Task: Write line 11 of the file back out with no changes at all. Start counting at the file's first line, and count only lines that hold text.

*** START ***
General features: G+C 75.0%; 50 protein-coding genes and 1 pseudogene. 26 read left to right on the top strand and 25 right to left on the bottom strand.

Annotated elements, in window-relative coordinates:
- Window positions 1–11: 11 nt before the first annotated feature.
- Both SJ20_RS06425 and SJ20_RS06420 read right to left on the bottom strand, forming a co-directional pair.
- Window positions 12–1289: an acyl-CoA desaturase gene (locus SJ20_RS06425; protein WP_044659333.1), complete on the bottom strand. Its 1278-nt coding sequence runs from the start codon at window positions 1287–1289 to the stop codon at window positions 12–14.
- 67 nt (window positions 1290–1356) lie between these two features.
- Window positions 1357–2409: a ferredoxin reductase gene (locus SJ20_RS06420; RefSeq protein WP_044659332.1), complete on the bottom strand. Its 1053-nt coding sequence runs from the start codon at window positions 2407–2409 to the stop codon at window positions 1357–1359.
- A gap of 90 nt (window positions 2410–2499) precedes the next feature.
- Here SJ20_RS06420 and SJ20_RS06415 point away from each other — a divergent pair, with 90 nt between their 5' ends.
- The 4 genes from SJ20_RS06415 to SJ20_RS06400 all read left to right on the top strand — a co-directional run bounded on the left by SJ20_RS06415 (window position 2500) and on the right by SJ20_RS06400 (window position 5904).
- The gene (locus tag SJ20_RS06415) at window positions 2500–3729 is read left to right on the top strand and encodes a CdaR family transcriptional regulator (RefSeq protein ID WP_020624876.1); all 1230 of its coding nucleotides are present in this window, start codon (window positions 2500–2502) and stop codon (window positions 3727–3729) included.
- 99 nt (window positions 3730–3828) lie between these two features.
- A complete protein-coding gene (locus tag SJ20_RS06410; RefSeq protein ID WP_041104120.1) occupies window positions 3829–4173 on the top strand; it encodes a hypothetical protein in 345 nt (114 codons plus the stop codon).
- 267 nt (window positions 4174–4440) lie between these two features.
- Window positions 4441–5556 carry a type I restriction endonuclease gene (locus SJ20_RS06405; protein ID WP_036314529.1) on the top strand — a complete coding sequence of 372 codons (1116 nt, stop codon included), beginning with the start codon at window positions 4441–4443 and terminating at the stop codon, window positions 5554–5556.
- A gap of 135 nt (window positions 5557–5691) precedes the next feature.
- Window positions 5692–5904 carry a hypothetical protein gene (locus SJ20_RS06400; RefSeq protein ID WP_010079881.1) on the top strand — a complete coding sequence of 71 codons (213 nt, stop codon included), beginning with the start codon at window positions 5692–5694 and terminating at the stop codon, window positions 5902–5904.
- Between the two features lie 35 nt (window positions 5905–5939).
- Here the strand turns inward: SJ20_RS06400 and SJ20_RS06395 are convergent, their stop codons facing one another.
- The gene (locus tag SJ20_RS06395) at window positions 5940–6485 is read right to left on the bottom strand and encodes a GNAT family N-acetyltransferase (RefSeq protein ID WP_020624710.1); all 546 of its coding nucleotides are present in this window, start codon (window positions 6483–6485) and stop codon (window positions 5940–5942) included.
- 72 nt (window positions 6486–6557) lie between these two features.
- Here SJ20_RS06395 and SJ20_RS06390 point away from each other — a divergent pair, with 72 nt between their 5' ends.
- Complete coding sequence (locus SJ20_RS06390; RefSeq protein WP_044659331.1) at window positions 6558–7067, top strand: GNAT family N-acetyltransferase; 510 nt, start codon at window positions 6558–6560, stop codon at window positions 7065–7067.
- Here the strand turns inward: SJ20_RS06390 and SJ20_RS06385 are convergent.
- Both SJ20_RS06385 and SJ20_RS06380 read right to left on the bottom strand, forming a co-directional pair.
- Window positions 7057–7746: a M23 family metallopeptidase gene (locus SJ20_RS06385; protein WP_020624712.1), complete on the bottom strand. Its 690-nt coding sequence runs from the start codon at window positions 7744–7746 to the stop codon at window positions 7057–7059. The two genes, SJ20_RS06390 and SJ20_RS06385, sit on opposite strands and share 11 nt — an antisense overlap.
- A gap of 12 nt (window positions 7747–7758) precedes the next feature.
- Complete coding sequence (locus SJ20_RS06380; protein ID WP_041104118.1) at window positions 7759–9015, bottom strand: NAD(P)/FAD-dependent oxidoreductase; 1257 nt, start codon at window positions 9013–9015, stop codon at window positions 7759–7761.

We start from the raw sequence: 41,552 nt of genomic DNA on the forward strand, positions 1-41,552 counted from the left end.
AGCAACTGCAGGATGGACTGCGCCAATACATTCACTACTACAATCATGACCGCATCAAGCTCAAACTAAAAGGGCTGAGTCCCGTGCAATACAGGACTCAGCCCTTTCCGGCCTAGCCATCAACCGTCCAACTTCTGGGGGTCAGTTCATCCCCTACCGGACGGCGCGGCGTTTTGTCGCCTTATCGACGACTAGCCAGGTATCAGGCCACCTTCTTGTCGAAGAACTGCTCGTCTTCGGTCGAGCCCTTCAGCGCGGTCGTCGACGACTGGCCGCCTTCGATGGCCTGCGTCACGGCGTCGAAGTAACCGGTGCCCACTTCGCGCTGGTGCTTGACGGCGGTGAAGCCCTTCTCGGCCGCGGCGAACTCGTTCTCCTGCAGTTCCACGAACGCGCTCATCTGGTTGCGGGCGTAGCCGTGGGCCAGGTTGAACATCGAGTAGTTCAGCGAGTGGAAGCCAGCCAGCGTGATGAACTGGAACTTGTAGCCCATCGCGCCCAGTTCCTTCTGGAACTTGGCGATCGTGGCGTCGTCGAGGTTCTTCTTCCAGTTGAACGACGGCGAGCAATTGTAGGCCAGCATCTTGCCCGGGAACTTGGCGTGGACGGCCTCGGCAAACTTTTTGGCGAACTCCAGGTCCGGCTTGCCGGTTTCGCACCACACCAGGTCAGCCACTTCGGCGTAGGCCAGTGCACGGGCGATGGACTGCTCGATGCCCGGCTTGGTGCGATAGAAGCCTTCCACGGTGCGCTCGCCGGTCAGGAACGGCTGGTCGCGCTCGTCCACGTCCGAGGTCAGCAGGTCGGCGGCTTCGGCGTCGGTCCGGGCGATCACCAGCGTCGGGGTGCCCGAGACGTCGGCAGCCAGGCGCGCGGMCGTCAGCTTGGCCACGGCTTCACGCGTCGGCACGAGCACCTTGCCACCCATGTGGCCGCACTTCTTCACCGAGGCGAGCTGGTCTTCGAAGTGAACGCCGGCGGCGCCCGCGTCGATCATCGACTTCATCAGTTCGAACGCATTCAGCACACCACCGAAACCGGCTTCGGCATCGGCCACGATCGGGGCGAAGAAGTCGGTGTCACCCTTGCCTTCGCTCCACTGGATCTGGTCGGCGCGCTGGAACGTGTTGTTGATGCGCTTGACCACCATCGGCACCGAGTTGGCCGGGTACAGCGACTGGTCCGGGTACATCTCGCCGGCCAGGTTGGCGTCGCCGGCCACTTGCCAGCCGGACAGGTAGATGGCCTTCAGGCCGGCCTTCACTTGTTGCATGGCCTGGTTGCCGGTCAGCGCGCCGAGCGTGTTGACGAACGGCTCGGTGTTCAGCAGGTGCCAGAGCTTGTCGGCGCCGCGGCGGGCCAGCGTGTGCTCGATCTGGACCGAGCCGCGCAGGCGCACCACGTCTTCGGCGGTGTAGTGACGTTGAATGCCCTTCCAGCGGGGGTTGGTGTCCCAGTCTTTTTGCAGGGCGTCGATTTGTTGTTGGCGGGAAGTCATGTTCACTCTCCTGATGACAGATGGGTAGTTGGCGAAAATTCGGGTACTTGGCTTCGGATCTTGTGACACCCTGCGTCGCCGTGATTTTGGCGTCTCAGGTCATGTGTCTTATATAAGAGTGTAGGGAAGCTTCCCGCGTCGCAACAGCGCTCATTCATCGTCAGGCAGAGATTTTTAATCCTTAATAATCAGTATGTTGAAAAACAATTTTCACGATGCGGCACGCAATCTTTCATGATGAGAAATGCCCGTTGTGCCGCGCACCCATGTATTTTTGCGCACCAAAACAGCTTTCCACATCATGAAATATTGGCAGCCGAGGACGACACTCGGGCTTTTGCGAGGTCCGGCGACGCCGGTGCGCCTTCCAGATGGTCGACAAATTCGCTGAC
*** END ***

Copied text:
- The gene (locus tag SJ20_RS06415) at window positions 2500–3729 is read left to right on the top strand and encodes a CdaR family transcriptional regulator (RefSeq protein ID WP_020624876.1); all 1230 of its coding nucleotides are present in this window, start codon (window positions 2500–2502) and stop codon (window positions 3727–3729) included.